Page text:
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How To Get A Belgian Blue Card

  • Written by Dave

In September of 2012, Belgium finally introduced their version of the European Blue Card. As with every country in the EU, the Belgian implementation of the Blue Card is unique and many Web sites appear to be reporting incorrect information. I’ve gone out to the French language Belgian government web site for Service public fédéral Emploi, Travail, et Concertation sociale, or their “Employment, Labor, and Social Services” web site and found the Belgian government’s detailed explanation of their Blue Card laws.

The basic qualifications for the Blue Card are fairly normal. You must have:

  • a higher education degree lasting which took at least three years to obtain.
  • an indefinite employment contract.
  • a salary of €49,995 per year (adjusted annually)
  • a valid travel document (presumably a passport, but this is unclear)
  • health insurance other than what your employer provides

You must also not be considered a threat to the public or to national security.

Interestingly, there are several ways in which you can be denied the Blue Card. First, the Belgian government imposes a labor test: you can't take the job if they feel there are qualified Belgians available (similar to the Austrian Blue Card). Second, the employer must not have been previously penalized for hiring illegal workers. Third, and most interestingly, if your position is considered in a sector in short supply in your home country, you can be denied.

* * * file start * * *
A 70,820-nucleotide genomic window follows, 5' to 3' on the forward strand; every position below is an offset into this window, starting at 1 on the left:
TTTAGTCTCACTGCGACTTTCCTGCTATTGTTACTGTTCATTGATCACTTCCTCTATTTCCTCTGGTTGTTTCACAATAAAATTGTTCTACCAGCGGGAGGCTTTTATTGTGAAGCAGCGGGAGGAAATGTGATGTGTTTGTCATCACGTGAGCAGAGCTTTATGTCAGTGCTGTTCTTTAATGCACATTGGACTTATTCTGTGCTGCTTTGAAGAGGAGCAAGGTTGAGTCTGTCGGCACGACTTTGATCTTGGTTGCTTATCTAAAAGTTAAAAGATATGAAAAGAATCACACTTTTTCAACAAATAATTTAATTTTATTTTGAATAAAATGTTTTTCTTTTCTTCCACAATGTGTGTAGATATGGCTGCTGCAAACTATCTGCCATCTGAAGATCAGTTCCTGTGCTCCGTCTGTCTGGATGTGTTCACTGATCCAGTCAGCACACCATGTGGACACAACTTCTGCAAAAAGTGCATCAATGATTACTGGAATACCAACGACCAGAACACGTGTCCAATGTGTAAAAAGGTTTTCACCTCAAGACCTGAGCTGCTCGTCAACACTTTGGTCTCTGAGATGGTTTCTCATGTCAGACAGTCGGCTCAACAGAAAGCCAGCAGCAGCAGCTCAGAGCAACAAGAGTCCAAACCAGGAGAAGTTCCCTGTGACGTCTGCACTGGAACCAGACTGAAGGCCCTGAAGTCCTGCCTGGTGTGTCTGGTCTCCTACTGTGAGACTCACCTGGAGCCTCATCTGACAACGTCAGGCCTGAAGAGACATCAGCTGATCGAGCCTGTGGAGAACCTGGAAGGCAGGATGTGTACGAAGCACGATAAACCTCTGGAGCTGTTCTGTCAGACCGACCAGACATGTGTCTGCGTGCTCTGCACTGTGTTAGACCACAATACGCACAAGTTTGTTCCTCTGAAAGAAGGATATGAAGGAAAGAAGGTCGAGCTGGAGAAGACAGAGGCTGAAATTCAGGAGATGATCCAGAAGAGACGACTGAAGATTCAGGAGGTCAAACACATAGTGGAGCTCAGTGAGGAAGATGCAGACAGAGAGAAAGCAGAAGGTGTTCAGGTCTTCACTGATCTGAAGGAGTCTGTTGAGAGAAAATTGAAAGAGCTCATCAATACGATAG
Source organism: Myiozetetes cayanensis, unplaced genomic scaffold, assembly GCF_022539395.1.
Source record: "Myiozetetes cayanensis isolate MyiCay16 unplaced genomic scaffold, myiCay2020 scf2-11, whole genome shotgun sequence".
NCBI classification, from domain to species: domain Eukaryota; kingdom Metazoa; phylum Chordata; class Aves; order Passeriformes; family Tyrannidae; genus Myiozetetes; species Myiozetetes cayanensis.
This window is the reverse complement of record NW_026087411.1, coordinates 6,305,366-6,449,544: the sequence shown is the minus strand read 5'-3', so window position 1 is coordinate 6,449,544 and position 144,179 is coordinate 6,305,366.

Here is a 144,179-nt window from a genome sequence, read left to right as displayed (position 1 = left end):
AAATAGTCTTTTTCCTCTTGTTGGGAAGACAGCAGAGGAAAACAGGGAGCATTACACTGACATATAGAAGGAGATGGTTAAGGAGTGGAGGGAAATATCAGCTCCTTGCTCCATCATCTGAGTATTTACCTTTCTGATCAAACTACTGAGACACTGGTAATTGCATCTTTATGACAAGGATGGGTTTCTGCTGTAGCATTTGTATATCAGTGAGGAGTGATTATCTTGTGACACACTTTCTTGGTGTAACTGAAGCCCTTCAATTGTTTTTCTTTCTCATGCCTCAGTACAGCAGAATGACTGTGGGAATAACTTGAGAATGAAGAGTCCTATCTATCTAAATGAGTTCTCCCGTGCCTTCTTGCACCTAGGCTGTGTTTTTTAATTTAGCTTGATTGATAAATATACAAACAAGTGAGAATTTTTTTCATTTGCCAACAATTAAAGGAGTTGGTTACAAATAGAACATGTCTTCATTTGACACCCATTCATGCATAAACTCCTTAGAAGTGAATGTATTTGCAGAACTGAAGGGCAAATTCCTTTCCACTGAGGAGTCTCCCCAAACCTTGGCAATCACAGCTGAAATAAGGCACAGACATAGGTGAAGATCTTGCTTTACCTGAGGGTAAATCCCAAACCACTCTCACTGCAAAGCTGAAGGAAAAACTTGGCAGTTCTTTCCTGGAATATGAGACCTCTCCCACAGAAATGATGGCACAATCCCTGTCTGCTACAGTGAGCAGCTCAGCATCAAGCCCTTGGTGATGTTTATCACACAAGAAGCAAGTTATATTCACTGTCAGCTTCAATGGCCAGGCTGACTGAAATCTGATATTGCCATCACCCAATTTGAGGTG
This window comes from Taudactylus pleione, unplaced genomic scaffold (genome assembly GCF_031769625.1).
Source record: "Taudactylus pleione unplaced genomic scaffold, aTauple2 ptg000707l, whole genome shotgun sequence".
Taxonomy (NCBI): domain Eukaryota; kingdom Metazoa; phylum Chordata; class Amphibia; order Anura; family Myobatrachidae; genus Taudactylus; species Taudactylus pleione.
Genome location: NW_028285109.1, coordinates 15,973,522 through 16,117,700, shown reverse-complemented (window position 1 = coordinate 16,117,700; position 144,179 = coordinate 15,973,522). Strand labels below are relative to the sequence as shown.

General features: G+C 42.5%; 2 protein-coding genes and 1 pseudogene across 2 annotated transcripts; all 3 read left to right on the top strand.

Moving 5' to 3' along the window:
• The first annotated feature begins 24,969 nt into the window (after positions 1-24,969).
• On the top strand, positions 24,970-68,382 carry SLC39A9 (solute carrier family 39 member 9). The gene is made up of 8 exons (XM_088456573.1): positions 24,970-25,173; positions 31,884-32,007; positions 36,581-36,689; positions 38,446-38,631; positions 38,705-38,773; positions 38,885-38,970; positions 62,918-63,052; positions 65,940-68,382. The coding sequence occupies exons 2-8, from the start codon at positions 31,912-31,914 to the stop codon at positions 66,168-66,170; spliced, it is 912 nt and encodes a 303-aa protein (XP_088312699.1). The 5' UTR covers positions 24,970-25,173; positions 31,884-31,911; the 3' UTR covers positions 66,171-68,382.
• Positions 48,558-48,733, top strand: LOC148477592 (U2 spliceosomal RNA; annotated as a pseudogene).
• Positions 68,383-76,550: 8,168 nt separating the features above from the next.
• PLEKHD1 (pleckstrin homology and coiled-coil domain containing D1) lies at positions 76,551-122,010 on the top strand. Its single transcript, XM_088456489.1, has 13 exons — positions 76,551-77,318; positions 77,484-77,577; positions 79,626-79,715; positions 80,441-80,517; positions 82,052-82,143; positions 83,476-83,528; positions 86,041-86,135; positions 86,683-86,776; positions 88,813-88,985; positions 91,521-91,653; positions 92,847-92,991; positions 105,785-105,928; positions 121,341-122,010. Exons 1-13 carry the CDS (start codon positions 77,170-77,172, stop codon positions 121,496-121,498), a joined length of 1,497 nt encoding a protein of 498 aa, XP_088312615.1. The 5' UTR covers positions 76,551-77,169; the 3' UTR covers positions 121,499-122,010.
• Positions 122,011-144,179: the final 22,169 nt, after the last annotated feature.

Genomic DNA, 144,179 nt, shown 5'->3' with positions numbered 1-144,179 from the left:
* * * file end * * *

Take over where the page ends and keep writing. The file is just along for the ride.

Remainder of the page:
The last provision is fascinating. African countries were extremely upset with the European Blue Card because they are worried about the "brain drain" of their highly skilled workers fleeing to Europe. This is not entirely unreasonable. From the fairpolitics.nl Web site (emphasis mine):

For developing countries, the most important negative effect of voluntary migration to developed countries (e.g. in Europe) is the brain drain caused by the loss of highly skilled workers. Currently, more than 25% of highly skilled workers from African countries such as Mozambique, Ghana, Kenya and Uganda live in developed countries. Figures for the Caribbean and Pacific are as high as 70%. This brain drain has severe repercussions on the labour market in the migrants countries of origin, where it impacts negatively on vital sectors such as education and health, and reduces those countries capacity to achieve the Millennium Development Goals (MDGs) one of the priorities of the EUs development policy.

Belgium has cut through a dilemma that many countries have been facing: how to appease locals who are worried about immigration (because this provision largely impacts many African and Asian immigrants), keep the developing nations happy because Belgium can say “we’re listening to your concerns”, but still import skilled workers. Belgium now has a very effective throttle if Blue Card immigration becomes politically problematic.

Dave Lister

The world's most sought-after consultant on international tax planning, investment immigration, and global citizenship. Dave has personally lived this lifestyle for over a decade, and now works with entrepreneurs and investors who want to live free.

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